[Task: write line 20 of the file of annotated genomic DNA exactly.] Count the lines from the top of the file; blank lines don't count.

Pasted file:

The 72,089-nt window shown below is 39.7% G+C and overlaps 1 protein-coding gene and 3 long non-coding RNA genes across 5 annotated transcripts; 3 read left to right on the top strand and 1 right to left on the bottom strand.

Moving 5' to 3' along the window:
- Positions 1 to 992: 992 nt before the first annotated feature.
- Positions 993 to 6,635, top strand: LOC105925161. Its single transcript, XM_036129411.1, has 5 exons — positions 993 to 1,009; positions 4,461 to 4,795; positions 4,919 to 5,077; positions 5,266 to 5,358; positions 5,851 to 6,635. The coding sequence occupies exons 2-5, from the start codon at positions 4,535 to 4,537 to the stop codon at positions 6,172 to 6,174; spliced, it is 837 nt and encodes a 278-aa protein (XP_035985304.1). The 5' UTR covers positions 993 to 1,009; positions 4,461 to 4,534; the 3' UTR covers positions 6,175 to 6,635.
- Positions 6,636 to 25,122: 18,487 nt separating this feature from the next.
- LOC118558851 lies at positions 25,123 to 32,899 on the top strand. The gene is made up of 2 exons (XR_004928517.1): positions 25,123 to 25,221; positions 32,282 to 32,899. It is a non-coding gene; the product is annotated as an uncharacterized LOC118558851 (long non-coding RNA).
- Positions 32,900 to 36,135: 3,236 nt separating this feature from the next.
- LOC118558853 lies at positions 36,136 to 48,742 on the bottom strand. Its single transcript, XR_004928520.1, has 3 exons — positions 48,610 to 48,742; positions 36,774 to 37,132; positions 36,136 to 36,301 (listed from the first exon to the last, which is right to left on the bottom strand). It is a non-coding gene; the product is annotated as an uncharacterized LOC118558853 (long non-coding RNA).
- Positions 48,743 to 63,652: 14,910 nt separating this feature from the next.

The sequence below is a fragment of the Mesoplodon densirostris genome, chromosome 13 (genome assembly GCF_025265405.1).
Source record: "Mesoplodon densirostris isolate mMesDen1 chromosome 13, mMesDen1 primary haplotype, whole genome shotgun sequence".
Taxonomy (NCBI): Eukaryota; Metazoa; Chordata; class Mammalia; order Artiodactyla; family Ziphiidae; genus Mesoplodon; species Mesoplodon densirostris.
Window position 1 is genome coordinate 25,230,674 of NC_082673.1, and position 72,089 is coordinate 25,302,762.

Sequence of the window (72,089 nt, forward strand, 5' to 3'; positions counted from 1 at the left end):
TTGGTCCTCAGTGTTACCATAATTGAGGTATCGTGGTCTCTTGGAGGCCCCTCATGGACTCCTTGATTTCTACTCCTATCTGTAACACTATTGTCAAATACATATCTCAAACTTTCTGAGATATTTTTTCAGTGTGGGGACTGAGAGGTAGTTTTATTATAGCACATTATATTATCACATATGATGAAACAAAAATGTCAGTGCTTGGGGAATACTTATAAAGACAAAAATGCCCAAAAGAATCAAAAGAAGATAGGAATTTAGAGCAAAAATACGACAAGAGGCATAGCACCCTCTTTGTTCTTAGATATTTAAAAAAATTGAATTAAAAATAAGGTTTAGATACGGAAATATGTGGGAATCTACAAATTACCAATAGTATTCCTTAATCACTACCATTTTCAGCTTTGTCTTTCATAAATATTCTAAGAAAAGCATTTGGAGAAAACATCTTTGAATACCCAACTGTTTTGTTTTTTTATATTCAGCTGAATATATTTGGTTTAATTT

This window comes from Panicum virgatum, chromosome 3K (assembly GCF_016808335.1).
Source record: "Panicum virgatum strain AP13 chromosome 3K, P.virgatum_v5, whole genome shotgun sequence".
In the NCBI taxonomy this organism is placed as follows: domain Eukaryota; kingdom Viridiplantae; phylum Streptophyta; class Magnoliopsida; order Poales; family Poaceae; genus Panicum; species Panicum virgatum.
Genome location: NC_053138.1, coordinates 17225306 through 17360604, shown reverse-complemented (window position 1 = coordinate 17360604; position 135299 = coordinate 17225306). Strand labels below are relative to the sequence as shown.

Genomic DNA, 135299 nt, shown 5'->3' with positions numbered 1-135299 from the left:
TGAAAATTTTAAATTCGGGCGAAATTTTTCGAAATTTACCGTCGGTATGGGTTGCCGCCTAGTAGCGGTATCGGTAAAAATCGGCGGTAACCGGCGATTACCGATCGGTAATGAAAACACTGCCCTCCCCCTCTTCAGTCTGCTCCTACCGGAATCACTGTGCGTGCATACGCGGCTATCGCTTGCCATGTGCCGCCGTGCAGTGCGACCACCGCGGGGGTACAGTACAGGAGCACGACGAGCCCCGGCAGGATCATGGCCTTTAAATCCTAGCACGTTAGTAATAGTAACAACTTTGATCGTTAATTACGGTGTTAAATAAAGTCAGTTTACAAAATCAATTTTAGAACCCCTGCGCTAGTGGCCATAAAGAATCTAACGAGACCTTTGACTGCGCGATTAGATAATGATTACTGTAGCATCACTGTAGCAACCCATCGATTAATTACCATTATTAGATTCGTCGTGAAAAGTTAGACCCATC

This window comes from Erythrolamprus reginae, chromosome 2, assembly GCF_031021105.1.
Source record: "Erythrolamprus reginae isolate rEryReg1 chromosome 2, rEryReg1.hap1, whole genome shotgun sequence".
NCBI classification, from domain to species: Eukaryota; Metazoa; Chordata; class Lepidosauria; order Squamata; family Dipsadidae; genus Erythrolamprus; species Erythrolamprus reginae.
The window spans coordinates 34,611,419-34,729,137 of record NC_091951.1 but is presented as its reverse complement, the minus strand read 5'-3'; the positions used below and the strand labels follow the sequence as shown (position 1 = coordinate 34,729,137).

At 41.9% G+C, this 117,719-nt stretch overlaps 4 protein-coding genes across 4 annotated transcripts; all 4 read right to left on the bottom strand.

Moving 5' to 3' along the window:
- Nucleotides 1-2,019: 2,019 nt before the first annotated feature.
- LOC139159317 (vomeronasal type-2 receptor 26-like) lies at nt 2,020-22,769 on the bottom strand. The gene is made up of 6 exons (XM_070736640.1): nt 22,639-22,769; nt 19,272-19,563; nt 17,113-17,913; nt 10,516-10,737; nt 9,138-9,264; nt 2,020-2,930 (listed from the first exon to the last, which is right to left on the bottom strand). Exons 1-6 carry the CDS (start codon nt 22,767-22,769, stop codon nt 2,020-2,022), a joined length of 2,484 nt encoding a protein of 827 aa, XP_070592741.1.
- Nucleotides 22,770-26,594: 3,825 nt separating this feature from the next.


Genomic DNA, 135299 nt, shown 5'->3' with positions numbered 1-135299 from the left: